Wednesday, June 24, 2009
One thing we have in great abundance here is the lowly, weedy mesquite tree. You almost can't even call it a tree; it's shrubby and thin and scraggly and has lovely huge shoe-leather-piercing thorns all over. And once it takes hold in a pasture, good luck ever getting rid of it again. Mesquite can regenerate from less than a CENTIMETER of root left in the soil. It's just that pervasive.
Interestingly, though, it's a legume... which means it's actually GOOD for the soil. Legumes tend to have an effect called nitrogen-fixing. They also tolerate arid climates very well, needing little water to survive, so they don't suck up a water supply. And once a tree is established, the thorns drop off (only coming on the new growth).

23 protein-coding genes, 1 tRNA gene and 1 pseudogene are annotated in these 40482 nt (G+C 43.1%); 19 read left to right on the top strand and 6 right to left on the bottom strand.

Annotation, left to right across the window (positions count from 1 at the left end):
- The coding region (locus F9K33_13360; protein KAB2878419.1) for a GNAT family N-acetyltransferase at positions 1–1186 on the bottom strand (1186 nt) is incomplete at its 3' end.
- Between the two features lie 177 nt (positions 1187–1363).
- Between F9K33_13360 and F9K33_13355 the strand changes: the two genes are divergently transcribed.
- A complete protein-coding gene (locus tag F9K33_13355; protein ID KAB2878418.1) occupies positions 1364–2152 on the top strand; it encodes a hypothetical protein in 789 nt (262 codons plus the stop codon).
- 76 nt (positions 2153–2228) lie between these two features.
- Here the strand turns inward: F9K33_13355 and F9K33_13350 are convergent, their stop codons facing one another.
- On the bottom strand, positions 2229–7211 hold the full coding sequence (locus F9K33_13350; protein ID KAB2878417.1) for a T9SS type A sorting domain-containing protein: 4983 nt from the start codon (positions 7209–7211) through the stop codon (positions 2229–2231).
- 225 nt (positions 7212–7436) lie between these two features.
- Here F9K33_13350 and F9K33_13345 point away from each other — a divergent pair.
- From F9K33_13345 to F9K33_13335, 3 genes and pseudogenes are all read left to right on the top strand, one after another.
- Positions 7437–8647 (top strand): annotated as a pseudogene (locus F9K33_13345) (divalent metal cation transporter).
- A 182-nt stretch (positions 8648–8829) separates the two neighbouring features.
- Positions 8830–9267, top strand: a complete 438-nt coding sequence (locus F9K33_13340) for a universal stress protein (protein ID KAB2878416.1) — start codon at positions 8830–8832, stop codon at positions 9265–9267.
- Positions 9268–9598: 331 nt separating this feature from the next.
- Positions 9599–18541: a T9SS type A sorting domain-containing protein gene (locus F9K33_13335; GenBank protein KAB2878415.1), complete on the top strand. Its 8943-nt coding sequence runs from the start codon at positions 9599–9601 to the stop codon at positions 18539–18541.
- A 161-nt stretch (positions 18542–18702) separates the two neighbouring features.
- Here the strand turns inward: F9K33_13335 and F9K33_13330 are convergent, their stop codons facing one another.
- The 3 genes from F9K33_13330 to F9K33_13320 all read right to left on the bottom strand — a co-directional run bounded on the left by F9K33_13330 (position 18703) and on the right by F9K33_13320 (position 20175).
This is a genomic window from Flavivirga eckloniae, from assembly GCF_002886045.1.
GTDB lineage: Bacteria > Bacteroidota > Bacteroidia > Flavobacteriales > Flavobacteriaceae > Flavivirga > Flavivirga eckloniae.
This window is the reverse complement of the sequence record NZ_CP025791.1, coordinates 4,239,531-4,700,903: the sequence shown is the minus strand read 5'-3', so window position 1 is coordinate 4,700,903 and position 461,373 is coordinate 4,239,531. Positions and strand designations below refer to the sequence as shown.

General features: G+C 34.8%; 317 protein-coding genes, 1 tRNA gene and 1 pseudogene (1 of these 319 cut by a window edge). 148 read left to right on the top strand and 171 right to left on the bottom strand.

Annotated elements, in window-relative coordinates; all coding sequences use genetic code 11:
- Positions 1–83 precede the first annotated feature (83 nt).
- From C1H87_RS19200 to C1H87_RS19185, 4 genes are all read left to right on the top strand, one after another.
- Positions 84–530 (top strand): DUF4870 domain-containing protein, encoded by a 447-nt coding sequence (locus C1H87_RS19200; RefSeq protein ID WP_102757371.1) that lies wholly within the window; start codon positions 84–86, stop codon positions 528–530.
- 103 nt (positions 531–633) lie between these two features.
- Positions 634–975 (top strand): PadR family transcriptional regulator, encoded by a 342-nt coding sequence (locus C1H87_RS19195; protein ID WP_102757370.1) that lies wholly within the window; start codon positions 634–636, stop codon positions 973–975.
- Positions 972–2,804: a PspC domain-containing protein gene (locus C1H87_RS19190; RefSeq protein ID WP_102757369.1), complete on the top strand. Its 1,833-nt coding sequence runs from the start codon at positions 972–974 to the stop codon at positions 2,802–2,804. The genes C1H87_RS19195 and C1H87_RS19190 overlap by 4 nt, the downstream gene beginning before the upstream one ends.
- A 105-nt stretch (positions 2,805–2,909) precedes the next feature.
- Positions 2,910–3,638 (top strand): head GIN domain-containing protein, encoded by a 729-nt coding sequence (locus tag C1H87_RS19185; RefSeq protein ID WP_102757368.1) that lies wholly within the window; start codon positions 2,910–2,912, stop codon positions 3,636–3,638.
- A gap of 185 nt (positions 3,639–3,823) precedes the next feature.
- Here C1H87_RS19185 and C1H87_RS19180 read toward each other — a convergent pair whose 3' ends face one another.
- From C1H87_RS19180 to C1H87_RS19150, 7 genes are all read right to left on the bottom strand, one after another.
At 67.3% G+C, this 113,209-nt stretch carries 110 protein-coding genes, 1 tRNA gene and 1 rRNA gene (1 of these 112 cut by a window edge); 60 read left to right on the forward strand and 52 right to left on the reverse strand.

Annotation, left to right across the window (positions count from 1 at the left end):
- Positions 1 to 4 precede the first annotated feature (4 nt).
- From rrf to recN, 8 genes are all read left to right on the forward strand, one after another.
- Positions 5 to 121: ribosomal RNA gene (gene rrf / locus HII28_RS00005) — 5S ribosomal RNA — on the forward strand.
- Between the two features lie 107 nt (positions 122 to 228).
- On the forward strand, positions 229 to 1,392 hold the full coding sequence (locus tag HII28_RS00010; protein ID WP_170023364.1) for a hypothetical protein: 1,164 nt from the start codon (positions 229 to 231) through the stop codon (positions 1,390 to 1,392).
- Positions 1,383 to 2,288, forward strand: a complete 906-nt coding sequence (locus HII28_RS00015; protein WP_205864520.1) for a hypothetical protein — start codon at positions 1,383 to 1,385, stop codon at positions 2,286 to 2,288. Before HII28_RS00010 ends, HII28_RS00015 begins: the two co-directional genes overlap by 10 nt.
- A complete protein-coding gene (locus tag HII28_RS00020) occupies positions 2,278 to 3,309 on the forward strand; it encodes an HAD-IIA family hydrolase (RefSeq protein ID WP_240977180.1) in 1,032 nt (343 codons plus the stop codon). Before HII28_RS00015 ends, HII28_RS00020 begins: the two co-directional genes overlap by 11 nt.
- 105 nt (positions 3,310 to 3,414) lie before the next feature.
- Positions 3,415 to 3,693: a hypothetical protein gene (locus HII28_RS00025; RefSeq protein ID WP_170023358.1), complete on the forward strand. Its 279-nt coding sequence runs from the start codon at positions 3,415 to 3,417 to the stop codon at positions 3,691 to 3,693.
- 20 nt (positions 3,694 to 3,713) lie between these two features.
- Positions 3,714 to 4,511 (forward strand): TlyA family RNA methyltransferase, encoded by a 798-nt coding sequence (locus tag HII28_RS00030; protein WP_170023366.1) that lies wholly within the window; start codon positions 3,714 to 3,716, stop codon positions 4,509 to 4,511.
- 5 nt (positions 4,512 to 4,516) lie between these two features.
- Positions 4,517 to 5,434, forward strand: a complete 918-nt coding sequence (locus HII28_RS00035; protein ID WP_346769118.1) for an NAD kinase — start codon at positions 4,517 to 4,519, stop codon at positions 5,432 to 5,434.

Plus, I am very fond of beef that's been smoked using mesquite wood. I prefer its harsher taste to the sweetness of hickory, personally.
Whatever your opinion of the humble mesquite tree -- noxious weed or Texas treasure -- it probably is here to stay.